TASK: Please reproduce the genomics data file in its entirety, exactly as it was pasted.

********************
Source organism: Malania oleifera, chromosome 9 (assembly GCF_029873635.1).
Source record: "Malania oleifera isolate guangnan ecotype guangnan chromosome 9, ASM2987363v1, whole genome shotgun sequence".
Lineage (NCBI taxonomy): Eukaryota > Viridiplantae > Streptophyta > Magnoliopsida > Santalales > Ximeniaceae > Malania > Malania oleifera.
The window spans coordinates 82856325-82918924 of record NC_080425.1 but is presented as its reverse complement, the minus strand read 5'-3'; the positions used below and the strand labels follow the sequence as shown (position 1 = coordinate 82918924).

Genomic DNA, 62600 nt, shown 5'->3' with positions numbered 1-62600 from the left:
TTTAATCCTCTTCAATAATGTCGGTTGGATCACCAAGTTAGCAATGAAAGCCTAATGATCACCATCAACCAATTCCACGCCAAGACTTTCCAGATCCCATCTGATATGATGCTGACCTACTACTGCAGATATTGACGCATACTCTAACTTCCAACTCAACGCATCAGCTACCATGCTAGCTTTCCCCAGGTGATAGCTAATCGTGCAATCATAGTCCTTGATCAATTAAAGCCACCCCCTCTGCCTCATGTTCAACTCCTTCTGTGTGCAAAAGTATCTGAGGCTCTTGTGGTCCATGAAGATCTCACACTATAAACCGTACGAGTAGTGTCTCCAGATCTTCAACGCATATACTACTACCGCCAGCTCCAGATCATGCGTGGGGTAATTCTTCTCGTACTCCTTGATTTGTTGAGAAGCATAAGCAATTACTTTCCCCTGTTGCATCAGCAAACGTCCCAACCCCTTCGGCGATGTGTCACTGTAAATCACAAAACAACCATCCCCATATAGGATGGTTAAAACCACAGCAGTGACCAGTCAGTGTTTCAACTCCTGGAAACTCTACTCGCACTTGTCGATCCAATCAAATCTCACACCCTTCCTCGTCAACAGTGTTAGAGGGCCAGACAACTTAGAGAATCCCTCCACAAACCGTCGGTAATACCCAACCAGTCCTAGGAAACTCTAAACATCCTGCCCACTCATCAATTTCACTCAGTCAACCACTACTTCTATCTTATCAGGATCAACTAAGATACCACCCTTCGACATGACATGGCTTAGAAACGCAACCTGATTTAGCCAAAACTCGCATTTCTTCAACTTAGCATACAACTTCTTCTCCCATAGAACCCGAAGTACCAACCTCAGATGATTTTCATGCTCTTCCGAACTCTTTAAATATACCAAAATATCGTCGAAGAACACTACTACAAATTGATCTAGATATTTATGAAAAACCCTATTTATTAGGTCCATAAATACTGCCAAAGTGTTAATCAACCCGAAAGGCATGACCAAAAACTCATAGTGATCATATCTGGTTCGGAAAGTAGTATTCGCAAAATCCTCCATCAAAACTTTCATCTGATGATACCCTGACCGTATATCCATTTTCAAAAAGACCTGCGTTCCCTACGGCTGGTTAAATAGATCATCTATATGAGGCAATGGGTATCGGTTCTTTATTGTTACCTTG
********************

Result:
Source organism: Malania oleifera, chromosome 9 (assembly GCF_029873635.1).
Source record: "Malania oleifera isolate guangnan ecotype guangnan chromosome 9, ASM2987363v1, whole genome shotgun sequence".
Lineage (NCBI taxonomy): Eukaryota > Viridiplantae > Streptophyta > Magnoliopsida > Santalales > Ximeniaceae > Malania > Malania oleifera.
The window spans coordinates 82856325-82918924 of record NC_080425.1 but is presented as its reverse complement, the minus strand read 5'-3'; the positions used below and the strand labels follow the sequence as shown (position 1 = coordinate 82918924).

Genomic DNA, 62600 nt, shown 5'->3' with positions numbered 1-62600 from the left:
TTTAATCCTCTTCAATAATGTCGGTTGGATCACCAAGTTAGCAATGAAAGCCTAATGATCACCATCAACCAATTCCACGCCAAGACTTTCCAGATCCCATCTGATATGATGCTGACCTACTACTGCAGATATTGACGCATACTCTAACTTCCAACTCAACGCATCAGCTACCATGCTAGCTTTCCCCAGGTGATAGCTAATCGTGCAATCATAGTCCTTGATCAATTAAAGCCACCCCCTCTGCCTCATGTTCAACTCCTTCTGTGTGCAAAAGTATCTGAGGCTCTTGTGGTCCATGAAGATCTCACACTATAAACCGTACGAGTAGTGTCTCCAGATCTTCAACGCATATACTACTACCGCCAGCTCCAGATCATGCGTGGGGTAATTCTTCTCGTACTCCTTGATTTGTTGAGAAGCATAAGCAATTACTTTCCCCTGTTGCATCAGCAAACGTCCCAACCCCTTCGGCGATGTGTCACTGTAAATCACAAAACAACCATCCCCATATAGGATGGTTAAAACCACAGCAGTGACCAGTCAGTGTTTCAACTCCTGGAAACTCTACTCGCACTTGTCGATCCAATCAAATCTCACACCCTTCCTCGTCAACAGTGTTAGAGGGCCAGACAACTTAGAGAATCCCTCCACAAACCGTCGGTAATACCCAACCAGTCCTAGGAAACTCTAAACATCCTGCCCACTCATCAATTTCACTCAGTCAACCACTACTTCTATCTTATCAGGATCAACTAAGATACCACCCTTCGACATGACATGGCTTAGAAACGCAACCTGATTTAGCCAAAACTCGCATTTCTTCAACTTAGCATACAACTTCTTCTCCCATAGAACCCGAAGTACCAACCTCAGATGATTTTCATGCTCTTCCGAACTCTTTAAATATACCAAAATATCGTCGAAGAACACTACTACAAATTGATCTAGATATTTATGAAAAACCCTATTTATTAGGTCCATAAATACTGCCAAAGTGTTAATCAACCCGAAAGGCATGACCAAAAACTCATAGTGATCATATCTGGTTCGGAAAGTAGTATTCGCAAAATCCTCCATCAAAACTTTCATCTGATGATACCCTGACCGTATATCCATTTTCAAAAAGACCTGCGTTCCCTACGGCTGGTTAAATAGATCATCTATATGAGGCAATGGGTATCGGTTCTTTATTGTTACCTTG